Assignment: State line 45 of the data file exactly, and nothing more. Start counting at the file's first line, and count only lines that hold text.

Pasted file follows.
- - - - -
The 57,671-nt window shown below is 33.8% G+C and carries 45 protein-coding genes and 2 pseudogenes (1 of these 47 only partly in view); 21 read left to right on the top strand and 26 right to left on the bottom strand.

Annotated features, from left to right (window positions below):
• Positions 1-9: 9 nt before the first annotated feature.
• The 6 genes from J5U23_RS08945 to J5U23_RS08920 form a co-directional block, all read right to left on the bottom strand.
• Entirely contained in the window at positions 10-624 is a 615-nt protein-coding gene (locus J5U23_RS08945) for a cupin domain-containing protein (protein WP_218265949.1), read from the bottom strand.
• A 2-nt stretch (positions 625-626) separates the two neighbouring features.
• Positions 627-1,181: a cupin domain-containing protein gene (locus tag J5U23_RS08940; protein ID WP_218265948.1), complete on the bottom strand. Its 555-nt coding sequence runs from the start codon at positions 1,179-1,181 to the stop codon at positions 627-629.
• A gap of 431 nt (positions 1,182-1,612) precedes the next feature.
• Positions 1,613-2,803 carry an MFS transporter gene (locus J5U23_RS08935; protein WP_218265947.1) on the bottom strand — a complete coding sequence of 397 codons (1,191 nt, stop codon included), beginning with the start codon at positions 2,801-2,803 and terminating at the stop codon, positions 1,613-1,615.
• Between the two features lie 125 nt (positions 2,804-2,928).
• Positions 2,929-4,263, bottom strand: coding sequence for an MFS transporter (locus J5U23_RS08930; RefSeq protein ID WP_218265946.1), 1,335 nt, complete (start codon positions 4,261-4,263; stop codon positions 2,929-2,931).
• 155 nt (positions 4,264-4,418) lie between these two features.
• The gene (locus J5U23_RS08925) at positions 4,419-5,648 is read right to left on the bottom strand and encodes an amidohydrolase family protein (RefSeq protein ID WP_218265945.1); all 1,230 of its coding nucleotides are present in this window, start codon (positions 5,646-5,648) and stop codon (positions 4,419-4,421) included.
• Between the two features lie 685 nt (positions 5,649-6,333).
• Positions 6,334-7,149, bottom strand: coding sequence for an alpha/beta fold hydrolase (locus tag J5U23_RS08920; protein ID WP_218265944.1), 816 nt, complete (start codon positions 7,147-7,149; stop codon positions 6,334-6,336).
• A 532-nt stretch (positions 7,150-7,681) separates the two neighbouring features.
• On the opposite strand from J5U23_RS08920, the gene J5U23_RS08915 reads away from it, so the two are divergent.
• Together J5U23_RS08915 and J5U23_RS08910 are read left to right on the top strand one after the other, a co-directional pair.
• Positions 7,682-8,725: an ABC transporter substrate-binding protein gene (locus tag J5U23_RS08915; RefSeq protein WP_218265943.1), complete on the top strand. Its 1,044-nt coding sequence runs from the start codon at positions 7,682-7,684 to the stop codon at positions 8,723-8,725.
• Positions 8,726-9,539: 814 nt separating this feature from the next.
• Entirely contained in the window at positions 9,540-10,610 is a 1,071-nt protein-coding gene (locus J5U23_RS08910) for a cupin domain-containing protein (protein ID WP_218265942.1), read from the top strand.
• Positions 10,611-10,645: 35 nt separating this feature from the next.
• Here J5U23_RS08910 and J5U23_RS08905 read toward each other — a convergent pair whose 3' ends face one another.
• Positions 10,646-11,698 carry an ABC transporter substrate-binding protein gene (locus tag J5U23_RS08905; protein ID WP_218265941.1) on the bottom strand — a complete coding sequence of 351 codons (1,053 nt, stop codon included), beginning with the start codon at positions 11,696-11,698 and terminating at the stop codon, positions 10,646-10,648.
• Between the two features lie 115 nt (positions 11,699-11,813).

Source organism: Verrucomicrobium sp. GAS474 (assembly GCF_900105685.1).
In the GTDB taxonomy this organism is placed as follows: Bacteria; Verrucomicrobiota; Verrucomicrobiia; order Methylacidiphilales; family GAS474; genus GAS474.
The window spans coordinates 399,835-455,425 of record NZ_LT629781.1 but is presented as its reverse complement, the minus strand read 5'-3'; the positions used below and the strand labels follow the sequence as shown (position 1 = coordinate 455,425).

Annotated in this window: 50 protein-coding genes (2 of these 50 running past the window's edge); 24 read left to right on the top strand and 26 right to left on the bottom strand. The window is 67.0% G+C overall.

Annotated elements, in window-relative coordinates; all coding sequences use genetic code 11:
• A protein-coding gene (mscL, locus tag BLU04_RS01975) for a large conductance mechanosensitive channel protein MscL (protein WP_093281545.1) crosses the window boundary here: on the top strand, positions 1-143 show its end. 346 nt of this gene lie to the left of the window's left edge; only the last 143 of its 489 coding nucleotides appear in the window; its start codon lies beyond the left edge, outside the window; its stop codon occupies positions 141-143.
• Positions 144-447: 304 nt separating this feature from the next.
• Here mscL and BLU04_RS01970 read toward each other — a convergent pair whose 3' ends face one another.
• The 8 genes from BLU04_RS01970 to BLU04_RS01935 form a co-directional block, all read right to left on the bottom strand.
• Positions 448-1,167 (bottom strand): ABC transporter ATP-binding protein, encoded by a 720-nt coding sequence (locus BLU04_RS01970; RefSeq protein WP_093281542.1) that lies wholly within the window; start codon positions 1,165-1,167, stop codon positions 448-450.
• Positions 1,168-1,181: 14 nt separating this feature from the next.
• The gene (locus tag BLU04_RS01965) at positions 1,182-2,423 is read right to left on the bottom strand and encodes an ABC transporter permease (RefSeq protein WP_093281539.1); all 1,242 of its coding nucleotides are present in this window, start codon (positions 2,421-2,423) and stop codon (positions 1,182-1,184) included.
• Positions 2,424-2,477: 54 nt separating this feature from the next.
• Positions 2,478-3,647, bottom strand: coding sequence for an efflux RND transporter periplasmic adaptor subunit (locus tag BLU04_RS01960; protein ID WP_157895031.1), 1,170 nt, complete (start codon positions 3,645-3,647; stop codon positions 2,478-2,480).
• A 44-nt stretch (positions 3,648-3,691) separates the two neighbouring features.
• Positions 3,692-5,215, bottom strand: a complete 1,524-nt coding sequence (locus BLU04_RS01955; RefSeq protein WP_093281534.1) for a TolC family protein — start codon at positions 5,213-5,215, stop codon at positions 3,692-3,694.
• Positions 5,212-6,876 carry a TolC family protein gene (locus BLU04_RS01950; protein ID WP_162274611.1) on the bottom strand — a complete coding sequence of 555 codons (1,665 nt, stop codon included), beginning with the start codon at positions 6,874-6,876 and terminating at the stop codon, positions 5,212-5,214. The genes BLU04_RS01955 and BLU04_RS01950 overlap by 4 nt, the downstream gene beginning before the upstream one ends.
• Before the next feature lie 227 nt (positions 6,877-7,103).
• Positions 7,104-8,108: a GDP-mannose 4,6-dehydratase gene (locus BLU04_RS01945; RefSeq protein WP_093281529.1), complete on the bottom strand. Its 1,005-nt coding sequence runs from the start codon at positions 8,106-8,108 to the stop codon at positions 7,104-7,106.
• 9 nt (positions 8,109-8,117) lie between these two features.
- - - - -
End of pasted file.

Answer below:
• 9 nt (positions 8,109-8,117) lie between these two features.